The Roman Catholic Church has a new pope. As an editor for a community newspaper in the Philippines, a predominantly Catholic country, the selection of a new pope is a big event.
All the pages in today’s issue for Sun.Star Cebu were finished and we were just awaiting the results of the next round of voting in the conclave. I was reading Wikipedia’s entry on the Prophecy of the Popes when smoke started coming out of the Sistine Chapel chimney. I was sure it was white and fellow editor Carmel agreed with me. Everyone in the newsroom then started gathering in front of the TV sets.
The presentation of Pope Benedict XVI is the first done under the backdrop of a 24-hour worldwide news media and the Internet. All my life as a Catholic and later on as an inactive member of the United Church of Christ in the Philippines, John Paul II had been the only pope.
The process – starting with Pope John Paul II’s death, his funeral, the start of the conclave and Pope Benedict XVI’s presentation – is fascinating. The Liturgy of the Saints keeps ringing on my ears and I find myself humming it at times. (Is my old faith calling me back?) I’ve always been enamored of traditional ceremonies, especially those that hark back to medieval times. This is the reason why I’m so fascinated with Umberto Eco’s The Name of the Rose and Foucault’s Pendulum.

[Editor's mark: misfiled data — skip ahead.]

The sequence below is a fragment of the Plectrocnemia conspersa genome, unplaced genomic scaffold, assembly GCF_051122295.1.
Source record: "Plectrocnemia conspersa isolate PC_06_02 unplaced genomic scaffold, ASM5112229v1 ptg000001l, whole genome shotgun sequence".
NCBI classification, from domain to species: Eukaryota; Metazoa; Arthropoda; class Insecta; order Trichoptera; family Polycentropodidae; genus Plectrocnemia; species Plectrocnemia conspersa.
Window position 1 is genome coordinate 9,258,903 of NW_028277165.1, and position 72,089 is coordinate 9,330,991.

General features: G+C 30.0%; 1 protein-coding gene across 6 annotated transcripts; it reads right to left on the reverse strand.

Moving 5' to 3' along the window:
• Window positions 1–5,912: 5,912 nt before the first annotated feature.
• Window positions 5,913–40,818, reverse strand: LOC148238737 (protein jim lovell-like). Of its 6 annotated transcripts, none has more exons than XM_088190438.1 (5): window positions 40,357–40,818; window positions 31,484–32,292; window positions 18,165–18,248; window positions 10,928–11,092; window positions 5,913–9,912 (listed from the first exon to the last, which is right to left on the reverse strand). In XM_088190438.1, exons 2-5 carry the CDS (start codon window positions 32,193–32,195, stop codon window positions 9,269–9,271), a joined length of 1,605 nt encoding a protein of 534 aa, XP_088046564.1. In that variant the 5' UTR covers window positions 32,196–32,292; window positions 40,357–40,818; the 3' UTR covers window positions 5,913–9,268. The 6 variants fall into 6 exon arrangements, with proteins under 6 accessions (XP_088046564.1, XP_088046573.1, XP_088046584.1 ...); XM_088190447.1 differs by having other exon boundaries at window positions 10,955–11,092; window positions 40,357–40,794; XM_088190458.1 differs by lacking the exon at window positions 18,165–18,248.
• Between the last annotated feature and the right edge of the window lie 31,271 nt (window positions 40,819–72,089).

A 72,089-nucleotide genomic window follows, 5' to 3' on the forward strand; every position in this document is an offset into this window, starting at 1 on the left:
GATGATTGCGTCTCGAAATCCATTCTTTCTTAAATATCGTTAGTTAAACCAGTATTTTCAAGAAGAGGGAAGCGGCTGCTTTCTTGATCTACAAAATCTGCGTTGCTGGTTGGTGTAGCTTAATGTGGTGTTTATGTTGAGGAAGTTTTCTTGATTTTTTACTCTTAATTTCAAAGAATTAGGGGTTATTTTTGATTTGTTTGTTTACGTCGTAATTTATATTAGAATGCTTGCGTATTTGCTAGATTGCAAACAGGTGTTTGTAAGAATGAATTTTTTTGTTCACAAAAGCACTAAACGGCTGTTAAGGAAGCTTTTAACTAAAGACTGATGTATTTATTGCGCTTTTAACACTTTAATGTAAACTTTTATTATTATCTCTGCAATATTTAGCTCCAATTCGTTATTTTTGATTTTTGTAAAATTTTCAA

People in the Sun.Star Cebu central newsroom were watching the BBC and CNN feeds. We ran from one TV set to another depending on what was being aired. Both CNN and BBC were airing the same footage but CNN was airing it a second or two earlier.
When it was evident that what was coming out from the Sistine Chapel chimney was white smoke, the newsroom quickly shifted into action. Pages were re-assigned to make way for changes in Page 1, which would carry the announcement.
I was with copy chief Noel, news ed Carmel and managing ed Sol in front of the BBC monitor when newsroom assistant Titing, who was watching the CNN feed, cried out “ni-bagting na ang bell.” Everyone ran to the CNN tv set and indeed, the Vatican’s bells were ringing — a definite sign that a new pope had been elected.
We waited for minutes while speculating who the new pope would be. Will he be from the developing world? Will he bring changes to the church. A few minutes later, it was announced that the cardinals chose Joseph Cardinal Ratzinger to be the 265th pope.